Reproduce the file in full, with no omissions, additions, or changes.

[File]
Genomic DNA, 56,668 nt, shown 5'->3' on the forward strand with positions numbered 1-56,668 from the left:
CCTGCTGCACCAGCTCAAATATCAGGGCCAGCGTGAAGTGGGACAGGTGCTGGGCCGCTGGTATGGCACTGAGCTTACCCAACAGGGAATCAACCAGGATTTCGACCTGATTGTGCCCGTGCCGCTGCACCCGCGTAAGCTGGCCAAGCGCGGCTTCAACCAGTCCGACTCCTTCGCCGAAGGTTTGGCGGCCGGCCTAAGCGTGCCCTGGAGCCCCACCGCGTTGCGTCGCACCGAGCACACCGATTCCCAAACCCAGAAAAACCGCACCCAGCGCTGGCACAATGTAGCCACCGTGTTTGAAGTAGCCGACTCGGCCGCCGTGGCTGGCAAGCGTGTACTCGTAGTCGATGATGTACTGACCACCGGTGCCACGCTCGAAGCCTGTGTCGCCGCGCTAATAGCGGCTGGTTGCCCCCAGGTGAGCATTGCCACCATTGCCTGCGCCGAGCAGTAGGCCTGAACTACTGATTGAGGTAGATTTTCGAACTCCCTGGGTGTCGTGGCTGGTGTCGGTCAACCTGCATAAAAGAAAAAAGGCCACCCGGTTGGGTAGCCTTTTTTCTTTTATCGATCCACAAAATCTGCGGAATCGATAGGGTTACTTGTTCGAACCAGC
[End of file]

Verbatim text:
Genomic DNA, 56,668 nt, shown 5'->3' on the forward strand with positions numbered 1-56,668 from the left:
CCTGCTGCACCAGCTCAAATATCAGGGCCAGCGTGAAGTGGGACAGGTGCTGGGCCGCTGGTATGGCACTGAGCTTACCCAACAGGGAATCAACCAGGATTTCGACCTGATTGTGCCCGTGCCGCTGCACCCGCGTAAGCTGGCCAAGCGCGGCTTCAACCAGTCCGACTCCTTCGCCGAAGGTTTGGCGGCCGGCCTAAGCGTGCCCTGGAGCCCCACCGCGTTGCGTCGCACCGAGCACACCGATTCCCAAACCCAGAAAAACCGCACCCAGCGCTGGCACAATGTAGCCACCGTGTTTGAAGTAGCCGACTCGGCCGCCGTGGCTGGCAAGCGTGTACTCGTAGTCGATGATGTACTGACCACCGGTGCCACGCTCGAAGCCTGTGTCGCCGCGCTAATAGCGGCTGGTTGCCCCCAGGTGAGCATTGCCACCATTGCCTGCGCCGAGCAGTAGGCCTGAACTACTGATTGAGGTAGATTTTCGAACTCCCTGGGTGTCGTGGCTGGTGTCGGTCAACCTGCATAAAAGAAAAAAGGCCACCCGGTTGGGTAGCCTTTTTTCTTTTATCGATCCACAAAATCTGCGGAATCGATAGGGTTACTTGTTCGAACCAGC